A Celebration of mothers


Mother’s Day, on Sunday, May 12, is an opportunity to pause and celebrate the mother who is or was in our lives. As a child, we often don’t fully understand what Mom means to us, what she does for us, how she makes us feel about ourselves and the world around us. Our bodies and our minds are profoundly influenced by her. Our aptly named “mother tongue” is shaped by her. As fully formed adults, we can look back and see more clearly the full force of her presence in our lives. We may be dumbstruck by the sheer scope and scale of the impact she has had on us. We can appreciate anew her gifts to us. And perhaps, looking back, we can also see her as a person with a story of her own, dreams and ambitions that may or may not have been realized, talents we can now appreciate, troubles she may have endured, joys she found in life. And so, we celebrate and salute the mothers among us!


Christmas Day 1944 at 36 First Avenue

My mom Dorothy
By Derele Scharfe

Hi everyone! I am the wee baby in the lap of my great grandfather.

I don’t remember the occasion, but my mom Dorothy (Shaver) Armstrong was truly excited to be able to gather four generations of the Shaver family for Christmas dinner 1944. The eldest (seated) Edgar Daniel Shaver; his son Fred Maxwell Shaver; his daughter Dorothy (Shaver) Armstrong; and her daughter (me) Derele (Armstrong) Scharfe

My mom also arranged for her brother-in-law to record this special family occasion for the future.

My beginnings were at 36 First Avenue, and I have lived with pride in the Glebe for 59 years with my husband Leslie.

Derele Scharfe is a long-time Glebe resident who appreciates her mother.


Mom and me making holubtsi (cabbage rolls)

My mom Bohdana
By Sophie Shields

When I moved away from home, my mom, Bohdana Dutka, gave me a folder filled with recipes – Bohdana’s Chili, Bo’s brownies, my aunt’s crepes, leek and potato soup, sarma, etc. These and many more range from printed emails to scanned handwritten recipes to cookbook recipes with my mom’s notes all over, each with a story of its own. And cooking with her, gossiping at the counter as I ‘helped’ cook, was one of the first things I missed, and my texts showed it – “My strawberry crisp is too sweet – missing your recipe!” and “Why is your squash soup so much better than mine?!”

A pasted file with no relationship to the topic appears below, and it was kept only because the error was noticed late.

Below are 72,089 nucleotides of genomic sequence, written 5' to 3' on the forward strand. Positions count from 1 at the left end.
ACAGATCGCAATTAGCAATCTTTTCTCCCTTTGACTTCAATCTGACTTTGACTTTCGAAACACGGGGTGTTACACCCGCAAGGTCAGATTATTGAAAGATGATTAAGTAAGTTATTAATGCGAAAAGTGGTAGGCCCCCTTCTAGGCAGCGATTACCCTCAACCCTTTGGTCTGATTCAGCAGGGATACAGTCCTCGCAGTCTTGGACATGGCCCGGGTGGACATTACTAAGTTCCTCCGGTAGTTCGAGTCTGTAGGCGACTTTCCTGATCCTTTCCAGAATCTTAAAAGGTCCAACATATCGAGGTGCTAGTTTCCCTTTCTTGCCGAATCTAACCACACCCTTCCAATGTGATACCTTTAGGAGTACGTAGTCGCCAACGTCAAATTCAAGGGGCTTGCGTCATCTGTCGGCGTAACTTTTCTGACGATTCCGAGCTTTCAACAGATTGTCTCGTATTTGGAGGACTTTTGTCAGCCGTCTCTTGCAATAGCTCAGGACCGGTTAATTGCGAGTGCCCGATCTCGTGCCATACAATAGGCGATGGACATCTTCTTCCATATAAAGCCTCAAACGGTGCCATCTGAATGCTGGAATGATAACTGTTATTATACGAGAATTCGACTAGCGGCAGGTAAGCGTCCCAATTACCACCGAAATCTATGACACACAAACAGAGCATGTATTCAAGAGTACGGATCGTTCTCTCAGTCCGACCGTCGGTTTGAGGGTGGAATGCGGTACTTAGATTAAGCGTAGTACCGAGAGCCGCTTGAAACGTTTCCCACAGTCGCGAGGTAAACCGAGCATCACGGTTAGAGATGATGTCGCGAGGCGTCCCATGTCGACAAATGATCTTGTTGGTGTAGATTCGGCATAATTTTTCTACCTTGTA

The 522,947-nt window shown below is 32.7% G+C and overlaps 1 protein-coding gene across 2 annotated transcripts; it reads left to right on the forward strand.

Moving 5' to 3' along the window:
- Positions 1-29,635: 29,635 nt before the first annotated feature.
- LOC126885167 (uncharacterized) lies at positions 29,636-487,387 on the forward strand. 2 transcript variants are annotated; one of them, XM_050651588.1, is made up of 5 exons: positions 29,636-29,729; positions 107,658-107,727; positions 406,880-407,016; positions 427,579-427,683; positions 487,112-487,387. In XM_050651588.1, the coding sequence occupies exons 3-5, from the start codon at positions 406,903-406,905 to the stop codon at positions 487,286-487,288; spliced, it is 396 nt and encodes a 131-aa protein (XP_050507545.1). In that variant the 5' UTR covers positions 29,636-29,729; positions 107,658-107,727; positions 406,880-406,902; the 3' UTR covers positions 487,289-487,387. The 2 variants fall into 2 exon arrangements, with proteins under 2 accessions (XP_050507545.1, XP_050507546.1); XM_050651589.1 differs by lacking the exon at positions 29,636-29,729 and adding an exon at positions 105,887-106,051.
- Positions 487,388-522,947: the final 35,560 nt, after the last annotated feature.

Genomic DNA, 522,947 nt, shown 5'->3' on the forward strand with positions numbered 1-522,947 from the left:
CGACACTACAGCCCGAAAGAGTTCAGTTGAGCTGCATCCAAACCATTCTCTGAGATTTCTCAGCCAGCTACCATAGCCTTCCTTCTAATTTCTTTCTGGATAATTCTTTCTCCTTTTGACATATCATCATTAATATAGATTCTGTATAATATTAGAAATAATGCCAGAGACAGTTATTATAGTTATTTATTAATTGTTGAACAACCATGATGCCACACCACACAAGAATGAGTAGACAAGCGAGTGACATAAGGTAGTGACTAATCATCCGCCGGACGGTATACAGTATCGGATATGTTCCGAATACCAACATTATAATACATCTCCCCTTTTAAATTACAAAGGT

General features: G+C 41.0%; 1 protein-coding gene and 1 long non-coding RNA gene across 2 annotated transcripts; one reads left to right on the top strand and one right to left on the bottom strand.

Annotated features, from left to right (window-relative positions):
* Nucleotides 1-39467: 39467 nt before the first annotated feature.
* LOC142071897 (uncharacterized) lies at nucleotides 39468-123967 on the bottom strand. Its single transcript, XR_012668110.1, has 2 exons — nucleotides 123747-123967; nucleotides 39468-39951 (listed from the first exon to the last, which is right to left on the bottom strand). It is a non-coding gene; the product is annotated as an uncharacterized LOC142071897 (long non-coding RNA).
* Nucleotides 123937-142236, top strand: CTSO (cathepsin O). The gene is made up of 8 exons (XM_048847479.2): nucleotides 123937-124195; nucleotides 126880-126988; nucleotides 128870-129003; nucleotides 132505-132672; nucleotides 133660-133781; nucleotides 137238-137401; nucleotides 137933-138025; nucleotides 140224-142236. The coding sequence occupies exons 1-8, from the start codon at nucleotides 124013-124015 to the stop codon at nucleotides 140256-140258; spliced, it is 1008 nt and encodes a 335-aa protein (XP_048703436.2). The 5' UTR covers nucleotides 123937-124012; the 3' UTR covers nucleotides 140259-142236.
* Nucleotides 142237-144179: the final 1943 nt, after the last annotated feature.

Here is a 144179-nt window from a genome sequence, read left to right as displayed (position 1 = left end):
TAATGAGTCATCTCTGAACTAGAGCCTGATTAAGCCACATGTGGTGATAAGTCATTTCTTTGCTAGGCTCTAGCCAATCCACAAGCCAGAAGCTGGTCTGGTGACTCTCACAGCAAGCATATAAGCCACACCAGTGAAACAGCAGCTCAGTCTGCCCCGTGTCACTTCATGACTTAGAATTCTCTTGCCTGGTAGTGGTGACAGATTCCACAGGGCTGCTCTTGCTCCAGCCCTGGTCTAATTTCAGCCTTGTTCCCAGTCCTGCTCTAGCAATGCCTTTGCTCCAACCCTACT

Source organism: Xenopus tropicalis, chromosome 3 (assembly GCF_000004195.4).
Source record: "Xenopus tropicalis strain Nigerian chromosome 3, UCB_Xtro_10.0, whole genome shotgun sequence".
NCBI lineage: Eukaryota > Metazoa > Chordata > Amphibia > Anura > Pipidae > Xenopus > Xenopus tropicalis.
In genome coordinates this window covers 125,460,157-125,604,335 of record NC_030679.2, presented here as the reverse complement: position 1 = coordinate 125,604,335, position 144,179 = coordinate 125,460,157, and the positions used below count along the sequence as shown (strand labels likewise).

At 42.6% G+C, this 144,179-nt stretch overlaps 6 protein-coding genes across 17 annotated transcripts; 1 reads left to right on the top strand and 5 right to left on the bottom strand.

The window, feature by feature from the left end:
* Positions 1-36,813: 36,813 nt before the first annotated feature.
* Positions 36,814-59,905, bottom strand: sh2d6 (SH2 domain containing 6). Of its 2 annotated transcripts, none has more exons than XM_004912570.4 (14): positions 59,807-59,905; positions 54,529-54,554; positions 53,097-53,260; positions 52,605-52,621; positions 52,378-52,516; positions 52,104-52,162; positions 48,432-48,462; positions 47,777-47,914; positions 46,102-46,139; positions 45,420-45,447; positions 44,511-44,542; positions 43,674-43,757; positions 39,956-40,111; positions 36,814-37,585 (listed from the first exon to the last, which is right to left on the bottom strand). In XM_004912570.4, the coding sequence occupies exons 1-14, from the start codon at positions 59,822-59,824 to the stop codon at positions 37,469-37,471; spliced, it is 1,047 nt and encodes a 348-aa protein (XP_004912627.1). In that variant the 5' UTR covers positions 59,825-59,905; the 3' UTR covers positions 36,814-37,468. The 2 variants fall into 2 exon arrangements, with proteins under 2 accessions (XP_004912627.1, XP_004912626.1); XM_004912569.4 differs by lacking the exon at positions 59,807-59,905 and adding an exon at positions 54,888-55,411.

With her sometimes-loud aversion to cooking, my mom might be surprised to read that it is through her recipes that I now feel most connected to home, to the cozy and supportive environment she created for me growing up despite working full time. She always emphasized learning and remembering my heritage.

My mom loves to tell me her own story of learning to cook: leaving North-end Winnipeg on a Commonwealth scholarship to England to study international development, paying for expensive international phone calls to ask my grandmother, a semi-professional cook for Winnipeg Ukrainian gatherings, how to cook dishes she had helped make her whole childhood. This scraped-together knowledge was then passed down to me as I learned to love my Ukrainian heritage as a child through cooking, with our yearly tradition of a day off school to make Easter paska and our Christmas perogies and holubtsy.